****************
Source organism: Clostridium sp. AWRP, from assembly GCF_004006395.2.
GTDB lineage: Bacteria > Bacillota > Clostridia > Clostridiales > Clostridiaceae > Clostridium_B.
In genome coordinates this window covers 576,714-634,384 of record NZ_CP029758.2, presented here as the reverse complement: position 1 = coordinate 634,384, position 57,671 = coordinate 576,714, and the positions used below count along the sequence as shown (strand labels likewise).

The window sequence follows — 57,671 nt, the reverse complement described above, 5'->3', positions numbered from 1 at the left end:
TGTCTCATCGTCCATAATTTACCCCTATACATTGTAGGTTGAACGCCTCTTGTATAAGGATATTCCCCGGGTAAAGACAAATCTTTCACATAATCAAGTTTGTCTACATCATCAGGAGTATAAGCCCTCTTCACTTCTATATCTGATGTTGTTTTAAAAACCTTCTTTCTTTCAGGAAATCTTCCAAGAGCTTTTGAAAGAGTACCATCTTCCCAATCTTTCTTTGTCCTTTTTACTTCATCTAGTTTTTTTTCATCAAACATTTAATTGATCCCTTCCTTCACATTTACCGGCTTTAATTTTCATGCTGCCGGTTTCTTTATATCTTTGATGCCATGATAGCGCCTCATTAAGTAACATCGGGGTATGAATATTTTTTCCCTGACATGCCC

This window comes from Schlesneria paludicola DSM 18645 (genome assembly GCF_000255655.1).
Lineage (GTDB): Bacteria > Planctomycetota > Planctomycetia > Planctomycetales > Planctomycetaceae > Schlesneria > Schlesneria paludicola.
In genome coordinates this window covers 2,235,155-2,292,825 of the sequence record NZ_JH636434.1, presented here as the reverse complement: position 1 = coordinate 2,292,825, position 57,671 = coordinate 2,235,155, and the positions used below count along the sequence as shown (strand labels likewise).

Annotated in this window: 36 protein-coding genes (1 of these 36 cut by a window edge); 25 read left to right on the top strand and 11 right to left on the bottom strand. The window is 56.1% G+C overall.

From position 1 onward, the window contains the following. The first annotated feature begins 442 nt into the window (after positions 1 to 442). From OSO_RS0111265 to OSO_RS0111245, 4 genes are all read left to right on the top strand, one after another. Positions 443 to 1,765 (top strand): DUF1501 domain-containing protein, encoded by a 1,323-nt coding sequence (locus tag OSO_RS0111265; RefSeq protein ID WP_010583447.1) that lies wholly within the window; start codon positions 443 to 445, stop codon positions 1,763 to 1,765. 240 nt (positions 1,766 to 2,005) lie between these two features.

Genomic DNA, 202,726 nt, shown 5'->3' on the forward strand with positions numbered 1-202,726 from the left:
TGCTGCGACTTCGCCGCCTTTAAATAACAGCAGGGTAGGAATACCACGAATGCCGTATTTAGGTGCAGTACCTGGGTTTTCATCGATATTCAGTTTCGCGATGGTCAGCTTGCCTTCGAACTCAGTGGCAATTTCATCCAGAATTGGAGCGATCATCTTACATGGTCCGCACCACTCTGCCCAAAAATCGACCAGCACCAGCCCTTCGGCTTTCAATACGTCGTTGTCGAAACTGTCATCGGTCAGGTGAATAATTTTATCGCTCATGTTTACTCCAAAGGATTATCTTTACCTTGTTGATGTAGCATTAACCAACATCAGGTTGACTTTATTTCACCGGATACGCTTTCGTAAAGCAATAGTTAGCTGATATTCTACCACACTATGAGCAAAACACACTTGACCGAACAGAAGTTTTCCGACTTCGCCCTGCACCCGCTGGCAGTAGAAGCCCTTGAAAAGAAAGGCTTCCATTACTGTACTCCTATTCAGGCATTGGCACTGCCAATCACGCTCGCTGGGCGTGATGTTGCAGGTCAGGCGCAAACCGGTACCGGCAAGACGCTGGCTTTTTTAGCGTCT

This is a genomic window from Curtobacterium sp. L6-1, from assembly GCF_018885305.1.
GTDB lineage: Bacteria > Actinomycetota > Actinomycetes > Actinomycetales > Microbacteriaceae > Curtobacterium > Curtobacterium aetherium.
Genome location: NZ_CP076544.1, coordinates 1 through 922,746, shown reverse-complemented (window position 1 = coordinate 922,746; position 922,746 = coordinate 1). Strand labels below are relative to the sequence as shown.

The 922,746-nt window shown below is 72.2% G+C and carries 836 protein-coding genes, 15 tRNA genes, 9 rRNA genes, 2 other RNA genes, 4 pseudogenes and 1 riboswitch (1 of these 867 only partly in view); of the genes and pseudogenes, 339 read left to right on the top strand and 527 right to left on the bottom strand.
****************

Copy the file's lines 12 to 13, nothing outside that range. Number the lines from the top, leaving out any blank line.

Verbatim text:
TGCTGCGACTTCGCCGCCTTTAAATAACAGCAGGGTAGGAATACCACGAATGCCGTATTTAGGTGCAGTACCTGGGTTTTCATCGATATTCAGTTTCGCGATGGTCAGCTTGCCTTCGAACTCAGTGGCAATTTCATCCAGAATTGGAGCGATCATCTTACATGGTCCGCACCACTCTGCCCAAAAATCGACCAGCACCAGCCCTTCGGCTTTCAATACGTCGTTGTCGAAACTGTCATCGGTCAGGTGAATAATTTTATCGCTCATGTTTACTCCAAAGGATTATCTTTACCTTGTTGATGTAGCATTAACCAACATCAGGTTGACTTTATTTCACCGGATACGCTTTCGTAAAGCAATAGTTAGCTGATATTCTACCACACTATGAGCAAAACACACTTGACCGAACAGAAGTTTTCCGACTTCGCCCTGCACCCGCTGGCAGTAGAAGCCCTTGAAAAGAAAGGCTTCCATTACTGTACTCCTATTCAGGCATTGGCACTGCCAATCACGCTCGCTGGGCGTGATGTTGCAGGTCAGGCGCAAACCGGTACCGGCAAGACGCTGGCTTTTTTAGCGTCT

This is a genomic window from Curtobacterium sp. L6-1, from assembly GCF_018885305.1.